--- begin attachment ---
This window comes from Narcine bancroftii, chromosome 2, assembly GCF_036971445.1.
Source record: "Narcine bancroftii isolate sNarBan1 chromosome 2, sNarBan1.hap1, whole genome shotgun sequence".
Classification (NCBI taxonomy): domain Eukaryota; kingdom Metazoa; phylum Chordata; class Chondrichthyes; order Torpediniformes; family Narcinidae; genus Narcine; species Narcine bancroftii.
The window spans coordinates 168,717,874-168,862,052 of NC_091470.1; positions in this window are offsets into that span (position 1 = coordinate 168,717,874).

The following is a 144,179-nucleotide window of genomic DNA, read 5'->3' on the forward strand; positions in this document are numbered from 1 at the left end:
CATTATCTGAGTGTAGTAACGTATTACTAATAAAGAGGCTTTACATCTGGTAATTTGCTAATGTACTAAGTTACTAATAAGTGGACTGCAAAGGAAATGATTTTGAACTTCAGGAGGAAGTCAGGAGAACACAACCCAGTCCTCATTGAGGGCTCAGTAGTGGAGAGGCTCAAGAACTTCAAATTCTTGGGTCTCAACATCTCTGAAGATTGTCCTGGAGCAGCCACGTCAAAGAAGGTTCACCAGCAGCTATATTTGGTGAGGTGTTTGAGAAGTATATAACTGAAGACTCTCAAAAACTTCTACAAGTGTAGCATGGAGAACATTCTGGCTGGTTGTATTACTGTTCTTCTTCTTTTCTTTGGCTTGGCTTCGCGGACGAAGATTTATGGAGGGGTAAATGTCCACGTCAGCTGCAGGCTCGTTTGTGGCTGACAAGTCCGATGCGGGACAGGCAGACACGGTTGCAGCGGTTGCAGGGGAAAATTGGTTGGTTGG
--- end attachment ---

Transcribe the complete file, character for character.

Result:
This window comes from Narcine bancroftii, chromosome 2, assembly GCF_036971445.1.
Source record: "Narcine bancroftii isolate sNarBan1 chromosome 2, sNarBan1.hap1, whole genome shotgun sequence".
Classification (NCBI taxonomy): domain Eukaryota; kingdom Metazoa; phylum Chordata; class Chondrichthyes; order Torpediniformes; family Narcinidae; genus Narcine; species Narcine bancroftii.
The window spans coordinates 168,717,874-168,862,052 of NC_091470.1; positions in this window are offsets into that span (position 1 = coordinate 168,717,874).

The following is a 144,179-nucleotide window of genomic DNA, read 5'->3' on the forward strand; positions in this document are numbered from 1 at the left end:
CATTATCTGAGTGTAGTAACGTATTACTAATAAAGAGGCTTTACATCTGGTAATTTGCTAATGTACTAAGTTACTAATAAGTGGACTGCAAAGGAAATGATTTTGAACTTCAGGAGGAAGTCAGGAGAACACAACCCAGTCCTCATTGAGGGCTCAGTAGTGGAGAGGCTCAAGAACTTCAAATTCTTGGGTCTCAACATCTCTGAAGATTGTCCTGGAGCAGCCACGTCAAAGAAGGTTCACCAGCAGCTATATTTGGTGAGGTGTTTGAGAAGTATATAACTGAAGACTCTCAAAAACTTCTACAAGTGTAGCATGGAGAACATTCTGGCTGGTTGTATTACTGTTCTTCTTCTTTTCTTTGGCTTGGCTTCGCGGACGAAGATTTATGGAGGGGTAAATGTCCACGTCAGCTGCAGGCTCGTTTGTGGCTGACAAGTCCGATGCGGGACAGGCAGACACGGTTGCAGCGGTTGCAGGGGAAAATTGGTTGGTTGG